Still, there might be some challenges, like SyncTeX support. First you need to make sure your TeX distribution has it. If you installed TeX Live manually, you may need to install the synctex package.

# umask 022 && tlmgr install synctex

SyncTeX support is viewer-dependent. Here we will use Zathura as an example, so the code needs to be adapted if you want to use another PDF viewer.

(defcustom tex-my-viewer "zathura --fork -s -x \"emacsclient --eval '(progn (switch-to-buffer  (file-name-nondirectory \"'\"'\"%{input}\"'\"'\")) (goto-line %{line}))'\"" 
  "PDF Viewer for TeX documents. You may want to fork the viewer
so that it detects when the same document is launched twice, and
persists when Emacs gets closed.

Simple command:

  zathura --fork

We can use

  emacsclient --eval '(progn (switch-to-buffer  (file-name-nondirectory \"%{input}\")) (goto-line %{line}))'

to reverse-search a pdf using SyncTeX. Note that the quotes and double-quotes matter and must be escaped appropriately."
:safe 'stringp)

Here we define our custom variable. If you are using AucTeX or Emacs default LaTeX-mode, you will have to set the viewer accordingly.

Now open a LaTeX source file with Emacs, compile the document, and launch the viewer. Zathura will spawn. If you press Ctrl+Left click Emacs should place the point at the corresponding position.


You may find yourself overwhelmed by the amount of Emacs features. You may find it difficult to know how to use Emacs Lisp to customize your favorite modes, or even to create your own modes / packages. Thankfully Emacs takes a strong point to auto-documenting everything: its internals, current configuration, bindings, etc. Almost everything is documented.

Contextual help

Emacs is self-documenting by design. As such, a great deal of information is available to determine the name of a specific command or its keybinding, for example. The following is a listing of some of the most helpful of these:

C-h a        Find a command matching a description.
C-h b        List all active keybindings.
C-h f        Describe the given function.
C-h k        Find which command a key is bound to.
C-h m        Display information regarding the currently active modes.
C-h t        Start the Emacs tutorial.
C-h v        Describe the given variable.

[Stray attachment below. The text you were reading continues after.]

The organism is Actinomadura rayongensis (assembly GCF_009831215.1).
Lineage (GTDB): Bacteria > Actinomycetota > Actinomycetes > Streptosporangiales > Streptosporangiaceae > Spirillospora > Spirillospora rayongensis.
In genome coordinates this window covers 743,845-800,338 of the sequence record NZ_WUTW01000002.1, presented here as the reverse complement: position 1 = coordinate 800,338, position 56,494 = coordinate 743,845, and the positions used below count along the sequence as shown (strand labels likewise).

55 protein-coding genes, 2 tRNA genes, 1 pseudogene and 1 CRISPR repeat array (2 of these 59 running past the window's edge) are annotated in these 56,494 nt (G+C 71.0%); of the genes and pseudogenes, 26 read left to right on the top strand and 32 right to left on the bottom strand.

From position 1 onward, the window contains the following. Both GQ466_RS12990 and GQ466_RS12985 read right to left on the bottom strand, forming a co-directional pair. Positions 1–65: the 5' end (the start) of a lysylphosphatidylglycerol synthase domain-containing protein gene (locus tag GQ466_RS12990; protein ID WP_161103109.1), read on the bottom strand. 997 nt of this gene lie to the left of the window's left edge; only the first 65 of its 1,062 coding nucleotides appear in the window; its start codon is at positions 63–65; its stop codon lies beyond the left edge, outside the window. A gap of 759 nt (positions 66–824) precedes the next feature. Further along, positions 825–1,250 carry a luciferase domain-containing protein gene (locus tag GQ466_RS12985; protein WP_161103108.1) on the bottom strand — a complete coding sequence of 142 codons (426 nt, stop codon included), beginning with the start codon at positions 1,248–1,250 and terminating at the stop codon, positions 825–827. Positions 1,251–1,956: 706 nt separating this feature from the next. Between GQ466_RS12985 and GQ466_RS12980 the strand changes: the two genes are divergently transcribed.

C-h w        Find which key(s) a command is bound to.

The manuals

If you really want to master Emacs, the most recommanded source of documentation remains the official manuals:

  • Emacs: the complete Emacs user manual.
  • Emacs FAQ.
  • Emacs Lisp Intro: if you never used any programming language before.
  • Elisp: if you are already familiar with a programming language.

You can access it as PDFs from GNU.org or directly from Emacs itself thanks to the embedded 'info' reader: C-h i. Press m to choose a book.

Some users prefer to read books using 'info' because of its convenient shortcuts, its paragraphs adapting to window width and the font adapted to current screen resolution. Some find it less irritating to the eyes. Finally you can easily copy content from the book to any Emacs buffer, and you can even execute Lisp code snippets directly from the examples.

You may want to read the Info book to know more about it: C-h i m info <RET>. Press ? while in info mode for a quick list of shortcuts.


Emacs includes hundreds of modes, libraries and other extensions, with many more available to further Emacs' capabilities. Most of these come with instructions detailing any changes needed to be made in ~/.emacs. These instructions are generally found in the comment block at the beginning of an elisp source file, or in a README (or similar), should the extension consist of multiple source files.

A number of popular extensions are available as packages in the 'community' repository, and more still, via AUR. The name of such packages have a 'emacs-' prefix (for example, emacs-lua-mode). In many cases, the changes which need to be made in ~/.emacs are shown during the installation of the package.

Should instructions describing how to activate a specific extension not be available in the aforementioned location(s), check for a corresponding page in the Emacs Wiki, which will almost certainly provide an example configuration. The Emacs Wiki is also an excellent resource for discovering even more extensions.

You can also use the Emacs Lisp Package Archive (ELPA) to automatically install packages. See the website for instructions. ELPA is included with Emacs 24 (the newest version of Emacs); it is an accepted part of the Emacs ecosystem. Also, check out the Marmalade and MELPA repos.

Tip: Use M-x list-packages to get a list of available packages for installation.

Emacs MediaWiki

Since we are at it, you may be a contributor to Arch Linux Wiki, or any Mediawiki-based website. Then emacs will become your best friend thanks to the Emacs Mediawiki extension. Check the dedicated page for more details.


Colored output issues

By default, the Emacs shell will show raw escape sequences used to print colors. In other words, it will display strange symbols in place of the desired colored output.